Broaching refers to the release of hydrocarbons at the seafloor after a loss of subsurface well containment. An underground blowout may allow migration of fluids upward through adjacent formations or the annulus to the seafloor. After the BP 001 Macondo well was capped, an oil slick was observed near the well. Available data were interpreted to determine if the slick was reservoir fluid broaching the seafloor or if it was a natural seep in the Gulf of Mexico. The experience revealed that no basis existed for estimating subsurface broach rates or how a potential to broach should be considered during well permitting decisions.
Lawrence Berkeley National Laboratory (LBNL) modeled two broaching failure scenarios selected by the Bureau of Ocean Energy Management (BOEM) and representative of Gulf geosystems. Geoscientists from BOEM provided reservoir parameters and interpreted geologic surfaces from depth-migrated three-dimensional seismic volumes. The LBNL adapted existing supercomputing capabilities to model the traveltime for formation fluids to reach the seafloor after subsurface containment failure.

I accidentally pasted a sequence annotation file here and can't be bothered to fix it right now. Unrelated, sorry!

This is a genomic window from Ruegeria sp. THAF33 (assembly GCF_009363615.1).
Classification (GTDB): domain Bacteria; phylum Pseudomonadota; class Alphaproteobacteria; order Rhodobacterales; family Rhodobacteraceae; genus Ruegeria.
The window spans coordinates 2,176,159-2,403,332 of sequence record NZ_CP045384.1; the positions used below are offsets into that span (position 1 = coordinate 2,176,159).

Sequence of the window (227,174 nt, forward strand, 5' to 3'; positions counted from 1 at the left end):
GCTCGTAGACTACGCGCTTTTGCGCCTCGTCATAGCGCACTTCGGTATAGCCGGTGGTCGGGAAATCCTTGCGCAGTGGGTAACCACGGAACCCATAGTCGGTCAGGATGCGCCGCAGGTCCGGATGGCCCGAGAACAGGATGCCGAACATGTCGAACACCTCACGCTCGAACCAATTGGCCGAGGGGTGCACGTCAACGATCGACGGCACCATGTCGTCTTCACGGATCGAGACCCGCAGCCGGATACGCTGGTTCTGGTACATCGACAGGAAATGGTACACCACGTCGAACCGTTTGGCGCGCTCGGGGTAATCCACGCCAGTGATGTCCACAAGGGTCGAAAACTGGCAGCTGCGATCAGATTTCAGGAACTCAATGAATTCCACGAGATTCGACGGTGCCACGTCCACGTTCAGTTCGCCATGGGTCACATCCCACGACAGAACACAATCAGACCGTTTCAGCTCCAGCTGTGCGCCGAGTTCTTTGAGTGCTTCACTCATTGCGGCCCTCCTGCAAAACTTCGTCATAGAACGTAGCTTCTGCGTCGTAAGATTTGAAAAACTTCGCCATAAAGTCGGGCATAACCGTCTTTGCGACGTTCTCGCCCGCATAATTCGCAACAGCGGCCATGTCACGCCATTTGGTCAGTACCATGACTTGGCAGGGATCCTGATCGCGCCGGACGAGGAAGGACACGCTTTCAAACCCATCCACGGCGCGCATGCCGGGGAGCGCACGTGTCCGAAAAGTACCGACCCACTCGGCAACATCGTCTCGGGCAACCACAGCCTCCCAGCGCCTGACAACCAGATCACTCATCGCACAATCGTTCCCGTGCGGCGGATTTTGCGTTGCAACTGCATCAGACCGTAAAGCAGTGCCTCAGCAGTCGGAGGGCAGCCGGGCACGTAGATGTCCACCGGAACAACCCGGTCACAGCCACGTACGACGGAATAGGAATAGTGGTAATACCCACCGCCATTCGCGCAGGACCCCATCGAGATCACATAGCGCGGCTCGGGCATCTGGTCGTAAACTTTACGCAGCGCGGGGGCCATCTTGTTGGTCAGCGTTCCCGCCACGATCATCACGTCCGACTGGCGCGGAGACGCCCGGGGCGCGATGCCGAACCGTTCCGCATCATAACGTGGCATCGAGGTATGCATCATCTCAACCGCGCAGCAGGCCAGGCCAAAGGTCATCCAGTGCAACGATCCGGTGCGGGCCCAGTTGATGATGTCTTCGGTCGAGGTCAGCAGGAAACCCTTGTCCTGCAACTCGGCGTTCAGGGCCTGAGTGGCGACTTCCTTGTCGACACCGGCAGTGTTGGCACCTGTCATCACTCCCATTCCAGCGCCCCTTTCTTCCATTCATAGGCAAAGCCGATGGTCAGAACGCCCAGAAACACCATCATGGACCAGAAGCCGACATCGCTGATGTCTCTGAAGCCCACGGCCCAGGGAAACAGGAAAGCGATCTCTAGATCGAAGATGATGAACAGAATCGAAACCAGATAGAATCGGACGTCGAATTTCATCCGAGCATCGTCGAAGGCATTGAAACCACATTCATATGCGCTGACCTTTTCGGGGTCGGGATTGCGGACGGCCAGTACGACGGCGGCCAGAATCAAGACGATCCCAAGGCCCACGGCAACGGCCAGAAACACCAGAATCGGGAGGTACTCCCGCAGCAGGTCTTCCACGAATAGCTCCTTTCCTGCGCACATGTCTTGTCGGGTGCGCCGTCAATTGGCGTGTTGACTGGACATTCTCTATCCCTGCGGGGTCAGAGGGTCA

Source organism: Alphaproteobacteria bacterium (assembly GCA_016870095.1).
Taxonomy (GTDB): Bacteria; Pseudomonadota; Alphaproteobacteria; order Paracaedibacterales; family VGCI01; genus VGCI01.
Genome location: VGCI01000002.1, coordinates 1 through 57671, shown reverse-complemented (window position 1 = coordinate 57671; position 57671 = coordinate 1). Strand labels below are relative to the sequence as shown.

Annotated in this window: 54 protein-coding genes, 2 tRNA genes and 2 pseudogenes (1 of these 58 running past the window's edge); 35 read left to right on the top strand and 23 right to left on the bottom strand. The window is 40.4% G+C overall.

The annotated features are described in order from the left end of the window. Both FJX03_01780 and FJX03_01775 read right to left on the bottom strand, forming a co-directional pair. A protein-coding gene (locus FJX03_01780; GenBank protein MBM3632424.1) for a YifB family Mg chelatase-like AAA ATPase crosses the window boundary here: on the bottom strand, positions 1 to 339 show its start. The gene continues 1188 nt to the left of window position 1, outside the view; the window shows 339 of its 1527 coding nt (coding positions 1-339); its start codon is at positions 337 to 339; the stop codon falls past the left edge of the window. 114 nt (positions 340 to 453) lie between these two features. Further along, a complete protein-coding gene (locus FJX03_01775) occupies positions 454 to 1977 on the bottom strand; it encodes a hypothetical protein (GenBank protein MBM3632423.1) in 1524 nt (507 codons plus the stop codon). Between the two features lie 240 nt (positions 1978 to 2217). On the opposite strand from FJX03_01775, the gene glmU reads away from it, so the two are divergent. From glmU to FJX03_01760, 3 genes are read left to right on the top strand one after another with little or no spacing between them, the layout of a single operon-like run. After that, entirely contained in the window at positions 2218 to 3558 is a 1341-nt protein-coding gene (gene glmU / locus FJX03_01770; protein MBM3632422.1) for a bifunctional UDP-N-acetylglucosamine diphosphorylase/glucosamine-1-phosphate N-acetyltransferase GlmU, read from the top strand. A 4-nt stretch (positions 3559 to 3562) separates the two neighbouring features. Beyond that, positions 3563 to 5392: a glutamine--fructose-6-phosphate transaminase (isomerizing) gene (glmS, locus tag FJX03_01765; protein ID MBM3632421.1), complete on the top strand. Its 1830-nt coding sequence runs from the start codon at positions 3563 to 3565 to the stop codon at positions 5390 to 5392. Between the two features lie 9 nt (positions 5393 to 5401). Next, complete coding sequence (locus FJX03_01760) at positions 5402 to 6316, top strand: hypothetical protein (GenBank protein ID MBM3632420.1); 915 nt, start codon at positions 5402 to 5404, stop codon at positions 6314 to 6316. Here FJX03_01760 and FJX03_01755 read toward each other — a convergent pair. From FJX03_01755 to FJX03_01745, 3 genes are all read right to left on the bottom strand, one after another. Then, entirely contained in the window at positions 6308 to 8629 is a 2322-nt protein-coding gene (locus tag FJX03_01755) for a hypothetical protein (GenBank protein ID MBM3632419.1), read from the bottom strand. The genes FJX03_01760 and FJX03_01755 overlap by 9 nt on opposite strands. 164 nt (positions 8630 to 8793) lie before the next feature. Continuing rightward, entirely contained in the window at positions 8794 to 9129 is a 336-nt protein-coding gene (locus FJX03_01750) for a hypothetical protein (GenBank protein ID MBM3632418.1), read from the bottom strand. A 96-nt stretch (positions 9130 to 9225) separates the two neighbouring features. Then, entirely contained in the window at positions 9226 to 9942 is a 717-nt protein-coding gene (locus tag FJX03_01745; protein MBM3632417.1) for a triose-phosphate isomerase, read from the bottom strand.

The most sensitive parameters affecting traveltime are the mixture of formation fluids and the permeability of the geologic media through which it passes. Assuming nondepletion of reservoir pressure, gas-prone multiphase fluids may broach within a matter of decades. Wet oil and oil-prone multiphase fluids are slower by one to three orders of magnitude. The likelihood for the modeled systems to broach was mainly dependent on casing failure depth. The BOEM concluded that casing failures greater than 7500 ft (>2280 m) below mudline (seafloor) will not broach within a 6-month time frame of regulatory concern.